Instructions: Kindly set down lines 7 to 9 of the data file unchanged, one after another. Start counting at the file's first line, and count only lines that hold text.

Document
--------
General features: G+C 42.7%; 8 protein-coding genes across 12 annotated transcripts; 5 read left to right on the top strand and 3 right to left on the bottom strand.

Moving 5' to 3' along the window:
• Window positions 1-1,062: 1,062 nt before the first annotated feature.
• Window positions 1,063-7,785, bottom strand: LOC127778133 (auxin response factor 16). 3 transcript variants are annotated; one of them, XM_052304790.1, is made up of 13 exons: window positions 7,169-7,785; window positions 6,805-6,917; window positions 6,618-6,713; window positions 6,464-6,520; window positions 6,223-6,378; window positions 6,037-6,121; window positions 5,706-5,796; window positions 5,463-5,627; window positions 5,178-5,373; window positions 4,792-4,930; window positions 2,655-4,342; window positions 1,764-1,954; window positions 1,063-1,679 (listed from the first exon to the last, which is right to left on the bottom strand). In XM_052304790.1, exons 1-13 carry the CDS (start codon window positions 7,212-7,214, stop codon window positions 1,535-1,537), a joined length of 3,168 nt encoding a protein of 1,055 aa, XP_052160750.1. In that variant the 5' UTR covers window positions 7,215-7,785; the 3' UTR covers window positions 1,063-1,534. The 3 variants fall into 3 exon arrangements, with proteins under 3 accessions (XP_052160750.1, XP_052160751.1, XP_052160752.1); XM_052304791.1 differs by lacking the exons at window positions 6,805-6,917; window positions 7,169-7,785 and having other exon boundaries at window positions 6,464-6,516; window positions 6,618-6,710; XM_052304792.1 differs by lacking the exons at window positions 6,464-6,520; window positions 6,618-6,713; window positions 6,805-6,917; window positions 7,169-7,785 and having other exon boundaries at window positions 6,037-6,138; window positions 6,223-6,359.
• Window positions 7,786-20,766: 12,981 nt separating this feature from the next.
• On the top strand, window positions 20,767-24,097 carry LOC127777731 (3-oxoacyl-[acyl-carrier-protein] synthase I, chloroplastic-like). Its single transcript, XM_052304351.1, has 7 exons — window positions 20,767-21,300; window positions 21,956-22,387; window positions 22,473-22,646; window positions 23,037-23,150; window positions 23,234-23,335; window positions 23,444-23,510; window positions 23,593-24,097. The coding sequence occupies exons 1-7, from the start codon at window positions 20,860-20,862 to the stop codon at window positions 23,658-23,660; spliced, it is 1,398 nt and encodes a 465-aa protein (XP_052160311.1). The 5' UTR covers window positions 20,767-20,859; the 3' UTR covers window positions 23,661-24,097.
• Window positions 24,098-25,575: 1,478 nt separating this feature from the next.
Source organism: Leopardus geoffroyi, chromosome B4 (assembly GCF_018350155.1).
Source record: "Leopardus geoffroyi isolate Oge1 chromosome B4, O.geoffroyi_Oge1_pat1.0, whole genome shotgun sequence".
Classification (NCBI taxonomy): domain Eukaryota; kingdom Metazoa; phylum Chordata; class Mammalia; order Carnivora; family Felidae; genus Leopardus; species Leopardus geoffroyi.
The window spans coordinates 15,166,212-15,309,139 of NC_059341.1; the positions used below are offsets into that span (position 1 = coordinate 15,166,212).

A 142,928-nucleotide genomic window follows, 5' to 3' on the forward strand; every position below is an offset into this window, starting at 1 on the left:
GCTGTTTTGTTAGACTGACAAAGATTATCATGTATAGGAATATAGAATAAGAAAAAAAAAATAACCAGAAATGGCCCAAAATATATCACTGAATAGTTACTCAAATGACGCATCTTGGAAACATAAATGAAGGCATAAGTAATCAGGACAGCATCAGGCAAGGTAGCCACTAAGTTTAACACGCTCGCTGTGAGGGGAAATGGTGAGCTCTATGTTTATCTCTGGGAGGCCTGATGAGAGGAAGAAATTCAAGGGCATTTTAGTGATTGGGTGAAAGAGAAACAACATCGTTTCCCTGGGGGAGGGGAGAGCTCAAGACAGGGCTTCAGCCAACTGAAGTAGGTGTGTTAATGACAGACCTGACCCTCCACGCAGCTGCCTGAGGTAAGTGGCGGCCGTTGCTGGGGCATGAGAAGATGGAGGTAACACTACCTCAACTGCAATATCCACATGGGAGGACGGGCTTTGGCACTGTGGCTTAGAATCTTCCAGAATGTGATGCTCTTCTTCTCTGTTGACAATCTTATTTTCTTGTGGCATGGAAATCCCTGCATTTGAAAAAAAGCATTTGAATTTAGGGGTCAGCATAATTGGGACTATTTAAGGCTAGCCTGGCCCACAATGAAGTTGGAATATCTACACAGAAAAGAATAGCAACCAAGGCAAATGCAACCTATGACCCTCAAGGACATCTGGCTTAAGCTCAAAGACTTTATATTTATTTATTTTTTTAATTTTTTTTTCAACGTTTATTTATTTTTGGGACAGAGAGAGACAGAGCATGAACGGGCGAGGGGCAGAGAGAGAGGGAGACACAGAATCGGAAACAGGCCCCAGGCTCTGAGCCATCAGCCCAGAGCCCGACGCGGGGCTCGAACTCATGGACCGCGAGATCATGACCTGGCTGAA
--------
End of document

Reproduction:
• Window positions 24,098-25,575: 1,478 nt separating this feature from the next.
Source organism: Leopardus geoffroyi, chromosome B4 (assembly GCF_018350155.1).
Source record: "Leopardus geoffroyi isolate Oge1 chromosome B4, O.geoffroyi_Oge1_pat1.0, whole genome shotgun sequence".